Best Practices in System-Level Change. Communiqué, 38(2). (online event)

  • Armstrong, K.A., Cusumano, D., Todd, M., & Cohen, R. (2008). Literacy Training for Early Childhood Providers: Changes in Knowledge, Beliefs and Instructional Practices. Journal of Early Childhood Teacher Education, 29, 297-308.

  • Curtis, M., Cohen, R., & Castillo, J. (2008). Best practices in system-level change. In A. Thomas & J. Grimes (Ed.), Best Practices in School Psychology V (pp. 887-902). Washington, DC: National Association of School Psychologists.

  • Cohen, R., Childs, K., & Kincaid, D. (Fall 2007). Measuring School-wide Positive Behavior Support Implementation: Development and Validation of the Benchmarks of Quality (BoQ). Journal of Positive Behavior Support. 9, 203-213.

  • Stollar, S. A., Roth, R. L., Curtis, M. J., & Cohen, R. (2006). Collaborative Strategic Planning as an Illustration of the Principles of Systems Change. School Psychology Review. 35, 181-97.

  • Castillo, J.M., Cohen, R.M., & Curtis, M.J. (2007, June). A Problem Solving/Response to Intervention model as systems level change. Communiqué, 35(8), 34, 36, 38.

Community Involvement

Garfield Park Preparatory Academy School Psychologist, 2011-2012

Q&A

Q: Please describe your teaching philosophy.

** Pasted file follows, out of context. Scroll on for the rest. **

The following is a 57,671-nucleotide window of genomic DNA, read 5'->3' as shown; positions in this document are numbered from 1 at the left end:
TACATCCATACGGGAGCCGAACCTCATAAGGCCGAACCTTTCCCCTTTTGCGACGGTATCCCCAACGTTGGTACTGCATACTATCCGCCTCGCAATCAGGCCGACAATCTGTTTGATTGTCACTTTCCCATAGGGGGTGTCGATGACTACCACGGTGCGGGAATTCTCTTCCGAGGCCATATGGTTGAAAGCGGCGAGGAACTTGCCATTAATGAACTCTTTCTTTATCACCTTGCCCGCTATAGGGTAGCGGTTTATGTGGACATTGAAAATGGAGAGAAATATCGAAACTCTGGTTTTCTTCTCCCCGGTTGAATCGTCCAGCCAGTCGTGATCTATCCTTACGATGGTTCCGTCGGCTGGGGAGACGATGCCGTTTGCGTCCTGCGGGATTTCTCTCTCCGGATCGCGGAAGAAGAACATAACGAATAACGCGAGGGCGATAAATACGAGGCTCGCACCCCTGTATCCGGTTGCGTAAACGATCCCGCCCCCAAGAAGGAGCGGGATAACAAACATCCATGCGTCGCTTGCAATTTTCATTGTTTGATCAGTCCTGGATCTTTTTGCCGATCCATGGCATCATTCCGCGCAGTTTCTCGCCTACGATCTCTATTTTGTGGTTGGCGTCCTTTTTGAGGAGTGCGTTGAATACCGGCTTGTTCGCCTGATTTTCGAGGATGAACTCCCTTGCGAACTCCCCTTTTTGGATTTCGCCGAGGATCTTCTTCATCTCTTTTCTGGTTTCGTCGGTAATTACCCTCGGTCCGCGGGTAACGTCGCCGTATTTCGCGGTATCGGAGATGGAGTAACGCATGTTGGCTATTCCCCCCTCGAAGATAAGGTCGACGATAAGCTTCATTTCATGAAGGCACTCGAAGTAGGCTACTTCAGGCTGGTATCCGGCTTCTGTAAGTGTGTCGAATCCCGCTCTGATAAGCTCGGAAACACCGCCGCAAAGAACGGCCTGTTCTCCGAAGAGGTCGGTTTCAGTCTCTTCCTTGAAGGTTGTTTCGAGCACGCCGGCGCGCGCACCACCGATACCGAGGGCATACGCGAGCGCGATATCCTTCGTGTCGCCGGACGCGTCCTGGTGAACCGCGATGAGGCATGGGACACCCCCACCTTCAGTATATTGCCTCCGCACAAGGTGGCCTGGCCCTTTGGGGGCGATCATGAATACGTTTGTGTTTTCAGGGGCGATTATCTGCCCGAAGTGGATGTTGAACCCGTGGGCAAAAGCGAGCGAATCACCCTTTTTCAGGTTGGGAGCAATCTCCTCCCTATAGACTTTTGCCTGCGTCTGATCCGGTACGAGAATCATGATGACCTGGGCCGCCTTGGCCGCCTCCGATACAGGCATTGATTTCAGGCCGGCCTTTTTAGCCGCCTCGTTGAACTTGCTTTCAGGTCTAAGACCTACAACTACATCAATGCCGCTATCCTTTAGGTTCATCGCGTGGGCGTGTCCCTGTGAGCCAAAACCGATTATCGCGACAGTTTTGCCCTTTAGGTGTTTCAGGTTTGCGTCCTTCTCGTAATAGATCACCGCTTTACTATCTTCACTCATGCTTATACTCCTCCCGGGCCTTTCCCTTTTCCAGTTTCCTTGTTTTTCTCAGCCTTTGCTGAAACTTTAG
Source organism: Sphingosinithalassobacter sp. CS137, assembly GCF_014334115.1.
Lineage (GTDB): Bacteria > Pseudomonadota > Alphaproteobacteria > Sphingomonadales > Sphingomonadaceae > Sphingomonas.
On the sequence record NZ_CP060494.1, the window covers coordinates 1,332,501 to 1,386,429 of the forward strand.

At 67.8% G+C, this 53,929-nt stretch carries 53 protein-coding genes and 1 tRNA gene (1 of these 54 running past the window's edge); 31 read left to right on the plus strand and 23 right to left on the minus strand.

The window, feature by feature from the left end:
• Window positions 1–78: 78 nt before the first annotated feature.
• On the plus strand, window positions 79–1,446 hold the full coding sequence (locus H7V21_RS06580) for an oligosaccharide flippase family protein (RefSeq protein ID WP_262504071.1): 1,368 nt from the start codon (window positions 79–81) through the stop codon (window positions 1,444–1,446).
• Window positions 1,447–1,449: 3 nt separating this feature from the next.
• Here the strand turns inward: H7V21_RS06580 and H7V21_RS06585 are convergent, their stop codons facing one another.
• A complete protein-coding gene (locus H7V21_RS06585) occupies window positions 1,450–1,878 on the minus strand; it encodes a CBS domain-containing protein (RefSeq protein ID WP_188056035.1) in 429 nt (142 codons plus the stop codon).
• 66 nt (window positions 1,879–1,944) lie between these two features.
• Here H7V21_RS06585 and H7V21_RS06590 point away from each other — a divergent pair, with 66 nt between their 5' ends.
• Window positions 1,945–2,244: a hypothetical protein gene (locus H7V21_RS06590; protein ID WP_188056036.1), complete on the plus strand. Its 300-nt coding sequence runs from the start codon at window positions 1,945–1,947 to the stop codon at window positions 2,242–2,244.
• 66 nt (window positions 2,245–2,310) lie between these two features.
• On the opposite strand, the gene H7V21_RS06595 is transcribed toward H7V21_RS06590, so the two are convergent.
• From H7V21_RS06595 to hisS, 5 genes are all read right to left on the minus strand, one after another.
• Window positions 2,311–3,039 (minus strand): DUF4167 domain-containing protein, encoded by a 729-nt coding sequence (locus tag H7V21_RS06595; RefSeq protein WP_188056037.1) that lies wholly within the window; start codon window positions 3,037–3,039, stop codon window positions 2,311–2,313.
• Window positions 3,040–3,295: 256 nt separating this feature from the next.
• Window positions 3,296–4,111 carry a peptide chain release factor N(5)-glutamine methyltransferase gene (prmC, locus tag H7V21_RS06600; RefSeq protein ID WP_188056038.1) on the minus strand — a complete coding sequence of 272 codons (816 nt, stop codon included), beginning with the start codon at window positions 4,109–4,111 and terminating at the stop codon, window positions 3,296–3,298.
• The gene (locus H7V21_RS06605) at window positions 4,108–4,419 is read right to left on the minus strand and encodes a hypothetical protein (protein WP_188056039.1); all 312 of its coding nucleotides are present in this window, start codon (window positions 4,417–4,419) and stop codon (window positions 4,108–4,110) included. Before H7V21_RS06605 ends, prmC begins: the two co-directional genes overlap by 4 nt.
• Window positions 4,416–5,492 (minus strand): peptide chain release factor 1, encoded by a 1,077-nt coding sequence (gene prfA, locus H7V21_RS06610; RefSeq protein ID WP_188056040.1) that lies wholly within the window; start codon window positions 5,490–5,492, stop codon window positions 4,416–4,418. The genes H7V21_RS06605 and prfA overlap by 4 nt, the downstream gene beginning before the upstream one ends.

A. As a teacher and supervisor of future school psychologist practitioners, I believe in developing and nurturing each student’s strength to develop a collaborative culture in each classroom. It is important for students to learn their own strengths while reflecting upon their areas of growth in a model of continuous learning and improvement. To teach new concepts, I use an abbreviated model of Gagne’s nine steps to instruction with the mnemonic, “tell, show, do, review.” I “tell” by explicitly sharing new information about each concept, “show” by modeling the concept, “do” by allowing the students to practice the concept, and “review” by providing the students with feedback. I cycle through this process until students have mastered the concepts and course content.

Q: Please describe your philosophy regarding the practice of psychology.

A. While I recognize the value of many different psychological orientations, I primarily use a social and cognitive behavioral learning theory orientation. I explore each child’s environment, behavior, and cognitions to help develop effective interventions for the child and the adults in his/her life.

Q: Why did you choose to enter the field of psychology?

A. School psychology is the perfect combination of two fields that I love: education and psychology. Growing up with a mother who is a school psychologist and a father who is a higher education administrator, I was exposed to the fundamentals in both fields. I always enjoyed reading books on both psychology and school reform. Today, I have been able to combine those into a career!

Q: What advice would you give a student entering The Chicago School?

A. Learn as much as you can. Take initiative. Get to know your professors.